Kelly began his career at the lab as a technician in the technical division, assembling cryostats for the energy saver magnets. He then moved to quad magnets and many other phases of magnet assembly. Next he went on to assembling and testing the stochastic cooling assemblies for the Pbar team. Later, Kelly helped assemble and test the first string of SSC superconducting magnets for the supercollider. This lead to a transfer to Texas for three years to work in the cryogenic division as an operator. When the project was canceled, Kelly was transferred back to Batavia, where he worked as an operator at the Central Helium Liquefier.
An opportunity was given to Kelly to lead the technicians in the Lithium Lens Group in AD/Mechanical Support. After the Tevatron Experiment ended, he moved on to lead the TSD technician group.
Kelly has many memories of his time at Fermilab. There was the time the lab flooded and only Kelly and one other operator were able to make it to the liquefier to spend the day trying to recover helium without power. Another time he will never forget was being closed up at AP-0 on Sept. 11, 2001, replacing a lithium lens for 12 hours. It was like the world changed when they walked out of the target hall. The afternoon was clear and beautiful, not a plane in the sky.
Kelly’s colleague, Patrick Hurh, has fond memories of their time working together.
I began working with Chris Kelly about 25 years ago when he came to the mechanical support department in the accelerator division from the cryogenics operations group. He immediately impressed me with his ability to connect with people of all backgrounds and naturally align strengths and skill sets with roles and responsibilities within MSD. Kelly headed up the operations group of technicians which maintained and upgraded the anti-proton target hall facility which was a critical part of the anti-proton production for the ground-breaking collider physics program. Under his steady guidance, target, lithium lens and other critical component exchange procedures were overhauled and change-out times were reduced from about 72 hours to about 18 hours. This did not come easy, and I remember times that tried everyone in the group almost to the breaking, including a lithium lens change-out on Sept. 11, 2001. Even in the face of those critical and surreal events, Kelly established a calm and measured environment for the technical crew. This ability to connect and lead people of all backgrounds continued as his responsibilities grew to supervisor of technical support for all high intensity target facilities including those required for NuMI/NOvA, BNB, and g-2.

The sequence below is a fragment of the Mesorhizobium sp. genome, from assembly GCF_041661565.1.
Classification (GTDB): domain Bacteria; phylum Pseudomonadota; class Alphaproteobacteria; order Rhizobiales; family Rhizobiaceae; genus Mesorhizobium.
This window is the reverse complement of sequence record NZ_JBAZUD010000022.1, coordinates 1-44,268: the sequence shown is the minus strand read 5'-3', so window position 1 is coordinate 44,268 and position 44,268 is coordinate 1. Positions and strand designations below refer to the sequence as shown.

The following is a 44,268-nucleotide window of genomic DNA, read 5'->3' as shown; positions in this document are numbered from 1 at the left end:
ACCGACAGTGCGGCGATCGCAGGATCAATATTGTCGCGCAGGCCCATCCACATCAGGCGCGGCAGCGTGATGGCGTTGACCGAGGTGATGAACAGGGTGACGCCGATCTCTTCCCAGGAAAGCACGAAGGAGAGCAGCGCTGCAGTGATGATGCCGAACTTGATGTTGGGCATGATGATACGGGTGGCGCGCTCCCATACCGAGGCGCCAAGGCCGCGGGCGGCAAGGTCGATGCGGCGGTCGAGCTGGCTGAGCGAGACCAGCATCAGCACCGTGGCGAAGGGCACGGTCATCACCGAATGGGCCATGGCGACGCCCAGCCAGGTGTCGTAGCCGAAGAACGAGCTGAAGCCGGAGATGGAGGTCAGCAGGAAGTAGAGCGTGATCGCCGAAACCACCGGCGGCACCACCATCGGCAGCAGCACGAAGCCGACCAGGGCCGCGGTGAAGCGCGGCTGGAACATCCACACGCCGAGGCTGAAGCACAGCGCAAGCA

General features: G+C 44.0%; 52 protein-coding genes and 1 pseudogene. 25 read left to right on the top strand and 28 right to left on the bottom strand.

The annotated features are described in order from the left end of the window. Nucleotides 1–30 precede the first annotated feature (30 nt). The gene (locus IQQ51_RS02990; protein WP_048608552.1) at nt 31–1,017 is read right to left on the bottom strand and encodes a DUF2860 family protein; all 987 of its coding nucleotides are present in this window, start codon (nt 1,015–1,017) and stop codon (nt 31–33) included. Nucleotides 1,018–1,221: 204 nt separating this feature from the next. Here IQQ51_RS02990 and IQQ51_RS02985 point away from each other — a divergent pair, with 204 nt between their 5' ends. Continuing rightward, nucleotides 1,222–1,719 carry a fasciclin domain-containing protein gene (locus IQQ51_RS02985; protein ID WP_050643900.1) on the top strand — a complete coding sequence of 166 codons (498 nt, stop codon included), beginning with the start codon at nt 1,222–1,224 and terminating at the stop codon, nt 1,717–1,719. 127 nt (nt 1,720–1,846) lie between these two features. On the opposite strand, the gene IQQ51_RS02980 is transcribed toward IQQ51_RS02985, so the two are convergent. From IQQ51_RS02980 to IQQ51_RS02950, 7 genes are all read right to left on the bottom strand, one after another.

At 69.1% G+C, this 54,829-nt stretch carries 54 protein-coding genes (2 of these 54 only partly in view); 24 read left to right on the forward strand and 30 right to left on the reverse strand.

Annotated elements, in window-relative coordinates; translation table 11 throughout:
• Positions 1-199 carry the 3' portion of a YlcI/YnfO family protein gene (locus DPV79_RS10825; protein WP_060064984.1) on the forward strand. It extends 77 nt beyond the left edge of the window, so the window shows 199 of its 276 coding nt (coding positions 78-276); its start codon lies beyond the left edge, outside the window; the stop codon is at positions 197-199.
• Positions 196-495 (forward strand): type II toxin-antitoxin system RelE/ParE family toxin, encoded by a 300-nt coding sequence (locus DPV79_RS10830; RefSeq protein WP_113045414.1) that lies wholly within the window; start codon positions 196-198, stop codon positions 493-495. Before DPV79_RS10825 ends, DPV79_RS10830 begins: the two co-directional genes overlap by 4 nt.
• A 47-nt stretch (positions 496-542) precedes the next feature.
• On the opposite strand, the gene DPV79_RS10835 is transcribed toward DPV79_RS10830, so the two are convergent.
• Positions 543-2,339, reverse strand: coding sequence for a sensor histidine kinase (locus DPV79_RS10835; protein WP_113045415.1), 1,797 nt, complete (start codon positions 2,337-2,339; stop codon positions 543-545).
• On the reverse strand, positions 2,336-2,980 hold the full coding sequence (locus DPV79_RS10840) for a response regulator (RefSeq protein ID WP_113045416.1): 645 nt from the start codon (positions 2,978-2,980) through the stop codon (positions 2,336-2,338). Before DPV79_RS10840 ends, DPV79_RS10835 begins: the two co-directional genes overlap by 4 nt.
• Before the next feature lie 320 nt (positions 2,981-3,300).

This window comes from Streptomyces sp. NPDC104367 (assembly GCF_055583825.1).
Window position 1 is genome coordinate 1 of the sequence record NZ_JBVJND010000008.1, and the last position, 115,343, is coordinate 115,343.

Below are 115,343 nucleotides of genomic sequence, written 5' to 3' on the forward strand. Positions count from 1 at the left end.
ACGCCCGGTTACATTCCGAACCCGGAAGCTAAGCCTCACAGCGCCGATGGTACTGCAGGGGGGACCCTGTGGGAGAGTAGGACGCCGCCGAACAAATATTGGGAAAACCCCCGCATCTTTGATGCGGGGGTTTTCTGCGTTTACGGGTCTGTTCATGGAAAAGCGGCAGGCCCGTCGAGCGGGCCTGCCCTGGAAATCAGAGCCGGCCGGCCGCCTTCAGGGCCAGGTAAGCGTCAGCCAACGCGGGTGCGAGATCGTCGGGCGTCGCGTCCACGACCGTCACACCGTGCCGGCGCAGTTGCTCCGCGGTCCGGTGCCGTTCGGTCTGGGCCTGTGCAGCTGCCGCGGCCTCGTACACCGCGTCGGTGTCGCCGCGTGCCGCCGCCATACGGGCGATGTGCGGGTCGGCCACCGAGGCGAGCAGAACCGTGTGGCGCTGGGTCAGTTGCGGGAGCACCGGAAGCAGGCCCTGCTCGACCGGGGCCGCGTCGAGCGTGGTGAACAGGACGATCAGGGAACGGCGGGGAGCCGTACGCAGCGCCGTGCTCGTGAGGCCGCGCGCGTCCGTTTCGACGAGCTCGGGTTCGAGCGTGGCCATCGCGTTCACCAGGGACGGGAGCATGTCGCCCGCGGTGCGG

Kelly is also integral to the social fabric of Fermilab, contributing to diversity, education and public outreach. He was a central figure in the Fermilab horse stables, stabling his own family’s horses as well as caring for several horses belonging to past directors. This embodied the pioneering culture first set by Robert Wilson.
In his retirement, Kelly plans to spend quality time with his wife Jacky, and help raise their granddaughter, Ruby. They will stay in the area, and he would love to keep a relationship with the lab in some capacity. Kelly says he is proud and grateful to have played a small part in Fermilab’s achievements.
On Tuesday, Sept. 27, there will be an informal gathering for Kelly from 3:30-5:30 p.m., outside the Sidecar in Batavia. Please stop by to say goodbye. This will allow non-employees to join. Please feel free to invite retirees or friends of Kelly’s.
There will be a farewell gathering on Wednesday, Sept. 28, at 11 am in the AD Huddle Conference Room (XGW-120). Please stop by to wish Kelly well in his retirement.